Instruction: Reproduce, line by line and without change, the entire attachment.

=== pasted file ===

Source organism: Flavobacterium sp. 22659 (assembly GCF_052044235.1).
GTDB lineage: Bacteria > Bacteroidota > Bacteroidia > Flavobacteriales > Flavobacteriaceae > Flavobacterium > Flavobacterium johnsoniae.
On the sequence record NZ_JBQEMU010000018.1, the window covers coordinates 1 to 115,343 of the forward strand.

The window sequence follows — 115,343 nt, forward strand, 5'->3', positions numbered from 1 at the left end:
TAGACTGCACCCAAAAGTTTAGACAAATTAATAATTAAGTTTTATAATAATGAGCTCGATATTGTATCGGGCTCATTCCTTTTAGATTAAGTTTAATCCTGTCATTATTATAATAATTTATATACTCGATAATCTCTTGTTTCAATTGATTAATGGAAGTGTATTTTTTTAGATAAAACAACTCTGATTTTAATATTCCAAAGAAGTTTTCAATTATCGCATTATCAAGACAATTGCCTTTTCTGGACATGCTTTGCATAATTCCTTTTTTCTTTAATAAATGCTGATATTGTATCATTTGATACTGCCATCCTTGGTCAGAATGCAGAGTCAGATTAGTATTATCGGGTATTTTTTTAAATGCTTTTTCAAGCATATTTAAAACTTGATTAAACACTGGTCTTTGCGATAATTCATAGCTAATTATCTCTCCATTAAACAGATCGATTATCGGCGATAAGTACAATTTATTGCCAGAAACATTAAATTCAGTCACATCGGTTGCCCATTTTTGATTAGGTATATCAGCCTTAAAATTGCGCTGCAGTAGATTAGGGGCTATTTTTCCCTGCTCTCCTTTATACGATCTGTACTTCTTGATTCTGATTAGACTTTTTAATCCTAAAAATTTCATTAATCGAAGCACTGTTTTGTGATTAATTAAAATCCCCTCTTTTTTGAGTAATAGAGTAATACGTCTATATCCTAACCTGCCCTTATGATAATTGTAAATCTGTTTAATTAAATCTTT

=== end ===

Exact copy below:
Source organism: Flavobacterium sp. 22659 (assembly GCF_052044235.1).
GTDB lineage: Bacteria > Bacteroidota > Bacteroidia > Flavobacteriales > Flavobacteriaceae > Flavobacterium > Flavobacterium johnsoniae.
On the sequence record NZ_JBQEMU010000018.1, the window covers coordinates 1 to 115,343 of the forward strand.

The window sequence follows — 115,343 nt, forward strand, 5'->3', positions numbered from 1 at the left end:
TAGACTGCACCCAAAAGTTTAGACAAATTAATAATTAAGTTTTATAATAATGAGCTCGATATTGTATCGGGCTCATTCCTTTTAGATTAAGTTTAATCCTGTCATTATTATAATAATTTATATACTCGATAATCTCTTGTTTCAATTGATTAATGGAAGTGTATTTTTTTAGATAAAACAACTCTGATTTTAATATTCCAAAGAAGTTTTCAATTATCGCATTATCAAGACAATTGCCTTTTCTGGACATGCTTTGCATAATTCCTTTTTTCTTTAATAAATGCTGATATTGTATCATTTGATACTGCCATCCTTGGTCAGAATGCAGAGTCAGATTAGTATTATCGGGTATTTTTTTAAATGCTTTTTCAAGCATATTTAAAACTTGATTAAACACTGGTCTTTGCGATAATTCATAGCTAATTATCTCTCCATTAAACAGATCGATTATCGGCGATAAGTACAATTTATTGCCAGAAACATTAAATTCAGTCACATCGGTTGCCCATTTTTGATTAGGTATATCAGCCTTAAAATTGCGCTGCAGTAGATTAGGGGCTATTTTTCCCTGCTCTCCTTTATACGATCTGTACTTCTTGATTCTGATTAGACTTTTTAATCCTAAAAATTTCATTAATCGAAGCACTGTTTTGTGATTAATTAAAATCCCCTCTTTTTTGAGTAATAGAGTAATACGTCTATATCCTAACCTGCCCTTATGATAATTGTAAATCTGTTTAATTAAATCTTT